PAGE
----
This brief video, uploaded to YouTube by Fairlight co-founder and designer Peter Vogel himself, gives a brief history of the development of Fairlight’s legendary video hardware, the CVI. The CVI was a theoretical (in name, at least) visual counterpart to the ground-breaking CMI digital sampler instrument. And, like the CMI, the CVI had a major impact on artists and produced some of the best digital creation of the 80s — and some of its most-repeated cliches.

Vintage Fairlight Computer Music Instrument Videos [Retro Thing; see also Create Digital Music]

But here’s an important difference: has the evolution of visual hardware and software really equaled what’s happened since the CMI on the sound side? Music hardware and software has evolved and exploded since the CMI. The only real visual hardware today available to consumers that’s not a mixer is Roland’s CG-8, and it’s arguably narrower in scope than the CVI, despite being two decades newer. Even in software, the idea of a visual instrument you can play is still evolving. Now, I suppose you could argue visualists have more to play with — powerful 3D capabilities, for one — but perhaps that’s why visual gear has been slow to catch up.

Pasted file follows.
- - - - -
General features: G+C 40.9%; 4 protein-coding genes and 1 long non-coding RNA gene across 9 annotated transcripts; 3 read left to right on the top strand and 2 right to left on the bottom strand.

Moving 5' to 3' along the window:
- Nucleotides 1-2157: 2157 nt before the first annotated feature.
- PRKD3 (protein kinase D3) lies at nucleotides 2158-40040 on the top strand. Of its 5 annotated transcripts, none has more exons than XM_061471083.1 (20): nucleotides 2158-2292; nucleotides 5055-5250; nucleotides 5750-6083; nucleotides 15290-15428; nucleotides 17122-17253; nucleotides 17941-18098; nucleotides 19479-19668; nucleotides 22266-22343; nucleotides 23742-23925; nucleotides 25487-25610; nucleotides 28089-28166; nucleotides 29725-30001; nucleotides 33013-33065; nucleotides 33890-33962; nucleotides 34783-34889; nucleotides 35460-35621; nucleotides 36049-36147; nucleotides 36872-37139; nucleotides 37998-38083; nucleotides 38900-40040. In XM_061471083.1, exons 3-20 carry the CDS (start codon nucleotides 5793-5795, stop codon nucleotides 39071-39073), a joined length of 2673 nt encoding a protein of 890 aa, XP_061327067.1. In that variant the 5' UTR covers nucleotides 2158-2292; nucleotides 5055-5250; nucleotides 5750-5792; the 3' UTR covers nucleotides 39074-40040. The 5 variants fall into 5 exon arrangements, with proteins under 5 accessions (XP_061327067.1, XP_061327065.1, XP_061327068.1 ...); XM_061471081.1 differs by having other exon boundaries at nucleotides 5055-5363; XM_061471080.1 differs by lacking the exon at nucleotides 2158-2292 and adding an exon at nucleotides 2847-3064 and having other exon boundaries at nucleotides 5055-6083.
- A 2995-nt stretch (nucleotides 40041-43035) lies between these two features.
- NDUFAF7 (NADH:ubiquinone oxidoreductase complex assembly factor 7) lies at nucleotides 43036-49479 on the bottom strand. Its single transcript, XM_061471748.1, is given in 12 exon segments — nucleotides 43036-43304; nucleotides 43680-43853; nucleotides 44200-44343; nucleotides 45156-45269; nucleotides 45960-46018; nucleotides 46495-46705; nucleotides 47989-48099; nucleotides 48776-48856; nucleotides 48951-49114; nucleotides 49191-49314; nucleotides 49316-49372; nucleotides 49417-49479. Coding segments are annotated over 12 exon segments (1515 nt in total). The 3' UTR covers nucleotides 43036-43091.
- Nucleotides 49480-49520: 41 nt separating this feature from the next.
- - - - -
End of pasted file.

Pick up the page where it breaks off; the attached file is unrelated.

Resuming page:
What do you think? Is there a visual – musical cap in digital tech? Or am I trying to compare two things that really can’t be compared, whether Australian designers gave them parallel acronyms or not?